All links have some value even minute amounts including nofollow links. However, if the links come from a site/page that is fully egregious, then you may want to consider disavowing them.
Google considers whois sites as a whole as low quality, however, not all whois sites are considered junk. This is also true for the various aggregator sites. They may be junk in your eyes, but not junky enough in Google's eyes. To know where a site stands is to see if it suffers a penalty. If so, then disavow the links from that site. If not, then consider if you think the site falls below your personal level of tolerance. For example, the site really really sucks while others do not suck as bad. (sorry if I broke a few rules here)
Generally speaking, these links are fine though not great.
I found one well ranking/performing site, the domain has since been deleted, that only had links from two sites; 36,000 from one site and just a bit less from another. There was about 6 or so organic links. Both linking sites were pure junk. However, sites that link out and receiving links from these sites can have value, albeit small per link. Promiscuous linking, low quality links, and the like, can still build rank and pass rank. Just in much smaller doses. Still, it adds up.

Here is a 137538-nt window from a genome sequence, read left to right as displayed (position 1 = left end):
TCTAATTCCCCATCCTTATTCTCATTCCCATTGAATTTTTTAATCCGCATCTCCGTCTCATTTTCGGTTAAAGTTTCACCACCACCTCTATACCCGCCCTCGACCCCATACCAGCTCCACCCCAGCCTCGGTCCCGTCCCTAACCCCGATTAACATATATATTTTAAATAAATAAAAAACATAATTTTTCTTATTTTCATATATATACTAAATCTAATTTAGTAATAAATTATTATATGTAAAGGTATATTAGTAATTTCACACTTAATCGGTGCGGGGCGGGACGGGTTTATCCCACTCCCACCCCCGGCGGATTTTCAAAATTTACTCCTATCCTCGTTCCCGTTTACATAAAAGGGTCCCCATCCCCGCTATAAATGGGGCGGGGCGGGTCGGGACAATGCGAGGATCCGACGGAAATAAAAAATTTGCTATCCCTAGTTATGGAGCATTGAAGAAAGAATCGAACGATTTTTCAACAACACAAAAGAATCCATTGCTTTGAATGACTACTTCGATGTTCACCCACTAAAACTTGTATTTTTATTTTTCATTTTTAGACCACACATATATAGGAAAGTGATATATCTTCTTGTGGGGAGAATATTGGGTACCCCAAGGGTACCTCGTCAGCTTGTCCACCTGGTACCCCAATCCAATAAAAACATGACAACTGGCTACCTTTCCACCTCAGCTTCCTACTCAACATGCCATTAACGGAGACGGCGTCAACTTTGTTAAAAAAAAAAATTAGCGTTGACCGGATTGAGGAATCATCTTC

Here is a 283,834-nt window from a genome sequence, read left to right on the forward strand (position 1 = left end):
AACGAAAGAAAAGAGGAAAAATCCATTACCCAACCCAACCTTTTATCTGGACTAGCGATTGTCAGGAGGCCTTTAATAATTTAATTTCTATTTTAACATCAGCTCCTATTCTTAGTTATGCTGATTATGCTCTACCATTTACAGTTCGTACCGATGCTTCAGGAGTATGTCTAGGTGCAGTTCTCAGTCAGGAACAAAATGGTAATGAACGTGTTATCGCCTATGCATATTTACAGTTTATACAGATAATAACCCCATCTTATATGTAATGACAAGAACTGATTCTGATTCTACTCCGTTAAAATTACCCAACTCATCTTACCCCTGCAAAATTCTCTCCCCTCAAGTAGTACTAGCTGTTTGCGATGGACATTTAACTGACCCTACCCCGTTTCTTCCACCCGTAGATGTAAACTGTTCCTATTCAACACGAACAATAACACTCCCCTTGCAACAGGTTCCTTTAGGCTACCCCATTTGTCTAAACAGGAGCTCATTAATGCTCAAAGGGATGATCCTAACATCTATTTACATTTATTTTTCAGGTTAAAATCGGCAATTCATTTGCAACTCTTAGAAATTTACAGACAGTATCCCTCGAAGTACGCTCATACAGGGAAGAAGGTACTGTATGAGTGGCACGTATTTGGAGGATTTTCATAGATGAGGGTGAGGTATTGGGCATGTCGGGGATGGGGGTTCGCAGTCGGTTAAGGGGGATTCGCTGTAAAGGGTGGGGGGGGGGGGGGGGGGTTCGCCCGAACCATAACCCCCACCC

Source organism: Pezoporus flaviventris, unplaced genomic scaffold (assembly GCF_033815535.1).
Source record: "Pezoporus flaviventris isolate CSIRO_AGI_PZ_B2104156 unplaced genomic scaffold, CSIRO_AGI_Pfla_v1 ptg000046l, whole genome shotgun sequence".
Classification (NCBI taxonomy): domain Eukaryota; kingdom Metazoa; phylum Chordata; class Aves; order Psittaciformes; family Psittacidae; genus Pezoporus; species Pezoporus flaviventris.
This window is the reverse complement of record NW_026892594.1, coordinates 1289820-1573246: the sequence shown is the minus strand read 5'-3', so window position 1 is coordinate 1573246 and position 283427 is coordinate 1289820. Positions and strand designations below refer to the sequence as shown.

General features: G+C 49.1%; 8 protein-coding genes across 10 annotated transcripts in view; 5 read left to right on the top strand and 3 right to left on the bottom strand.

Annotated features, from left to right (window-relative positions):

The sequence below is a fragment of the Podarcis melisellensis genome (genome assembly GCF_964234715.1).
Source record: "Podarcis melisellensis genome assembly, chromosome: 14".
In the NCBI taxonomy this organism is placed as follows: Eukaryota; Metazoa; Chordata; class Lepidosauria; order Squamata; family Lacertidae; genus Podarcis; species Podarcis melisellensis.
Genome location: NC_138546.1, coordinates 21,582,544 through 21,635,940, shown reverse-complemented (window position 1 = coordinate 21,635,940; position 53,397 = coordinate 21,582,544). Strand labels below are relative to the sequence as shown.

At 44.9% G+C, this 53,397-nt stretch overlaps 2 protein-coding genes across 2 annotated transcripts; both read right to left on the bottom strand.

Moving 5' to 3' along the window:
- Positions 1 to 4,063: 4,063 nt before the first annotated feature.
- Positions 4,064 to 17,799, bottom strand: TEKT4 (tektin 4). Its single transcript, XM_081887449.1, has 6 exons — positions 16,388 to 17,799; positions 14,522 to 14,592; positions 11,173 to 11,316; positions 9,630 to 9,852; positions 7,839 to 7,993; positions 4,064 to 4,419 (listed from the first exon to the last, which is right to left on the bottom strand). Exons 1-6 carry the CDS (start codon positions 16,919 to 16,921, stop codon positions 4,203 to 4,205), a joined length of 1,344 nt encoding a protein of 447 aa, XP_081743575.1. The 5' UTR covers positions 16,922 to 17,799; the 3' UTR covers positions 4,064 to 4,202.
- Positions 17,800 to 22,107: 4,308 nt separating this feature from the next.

One company famously stated their philosophy as, I'd rather get pennies from many people than nickles from less. It is easier for someone to give up a penny than a nickle. (paraphrasing - not an exact quote)
There seems to be an argument as to whether nofollow links pass value or not. Google as misinformed us in the pass. Some would say outright lied. Some Googlers have contradicted themselves within just a few minutes. The up-shot is that nofollow does still seem to provide some value regardless of what has been said by Google. I have seen evidence that this is a true statement. Nofollow or not, I would treat every link as if they were follow. It is far safer that way.
So, are these links bad? Likely not. But some may be.
Should I disavow them? Likely not. But for sites that Google thinks are beyond the pale, consider it.